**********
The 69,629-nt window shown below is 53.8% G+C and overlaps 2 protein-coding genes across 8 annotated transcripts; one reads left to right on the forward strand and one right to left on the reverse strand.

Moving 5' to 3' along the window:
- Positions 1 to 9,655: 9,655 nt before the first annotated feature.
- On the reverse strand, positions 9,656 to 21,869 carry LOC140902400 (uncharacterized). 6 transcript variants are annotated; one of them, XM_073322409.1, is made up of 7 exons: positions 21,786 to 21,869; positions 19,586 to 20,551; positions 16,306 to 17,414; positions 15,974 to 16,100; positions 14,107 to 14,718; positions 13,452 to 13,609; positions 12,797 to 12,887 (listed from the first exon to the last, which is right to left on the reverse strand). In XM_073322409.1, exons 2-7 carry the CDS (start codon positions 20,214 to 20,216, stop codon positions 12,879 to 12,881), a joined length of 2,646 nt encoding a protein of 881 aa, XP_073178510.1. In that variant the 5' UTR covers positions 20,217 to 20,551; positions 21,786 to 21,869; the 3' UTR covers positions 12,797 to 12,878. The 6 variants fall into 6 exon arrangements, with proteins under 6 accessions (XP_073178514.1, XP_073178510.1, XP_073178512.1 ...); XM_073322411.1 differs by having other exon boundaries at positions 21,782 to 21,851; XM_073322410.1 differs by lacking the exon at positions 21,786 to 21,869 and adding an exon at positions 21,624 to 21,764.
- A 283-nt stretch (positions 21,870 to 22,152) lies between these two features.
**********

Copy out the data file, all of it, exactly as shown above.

The 69,629-nt window shown below is 53.8% G+C and overlaps 2 protein-coding genes across 8 annotated transcripts; one reads left to right on the forward strand and one right to left on the reverse strand.

Moving 5' to 3' along the window:
- Positions 1 to 9,655: 9,655 nt before the first annotated feature.
- On the reverse strand, positions 9,656 to 21,869 carry LOC140902400 (uncharacterized). 6 transcript variants are annotated; one of them, XM_073322409.1, is made up of 7 exons: positions 21,786 to 21,869; positions 19,586 to 20,551; positions 16,306 to 17,414; positions 15,974 to 16,100; positions 14,107 to 14,718; positions 13,452 to 13,609; positions 12,797 to 12,887 (listed from the first exon to the last, which is right to left on the reverse strand). In XM_073322409.1, exons 2-7 carry the CDS (start codon positions 20,214 to 20,216, stop codon positions 12,879 to 12,881), a joined length of 2,646 nt encoding a protein of 881 aa, XP_073178510.1. In that variant the 5' UTR covers positions 20,217 to 20,551; positions 21,786 to 21,869; the 3' UTR covers positions 12,797 to 12,878. The 6 variants fall into 6 exon arrangements, with proteins under 6 accessions (XP_073178514.1, XP_073178510.1, XP_073178512.1 ...); XM_073322411.1 differs by having other exon boundaries at positions 21,782 to 21,851; XM_073322410.1 differs by lacking the exon at positions 21,786 to 21,869 and adding an exon at positions 21,624 to 21,764.
- A 283-nt stretch (positions 21,870 to 22,152) lies between these two features.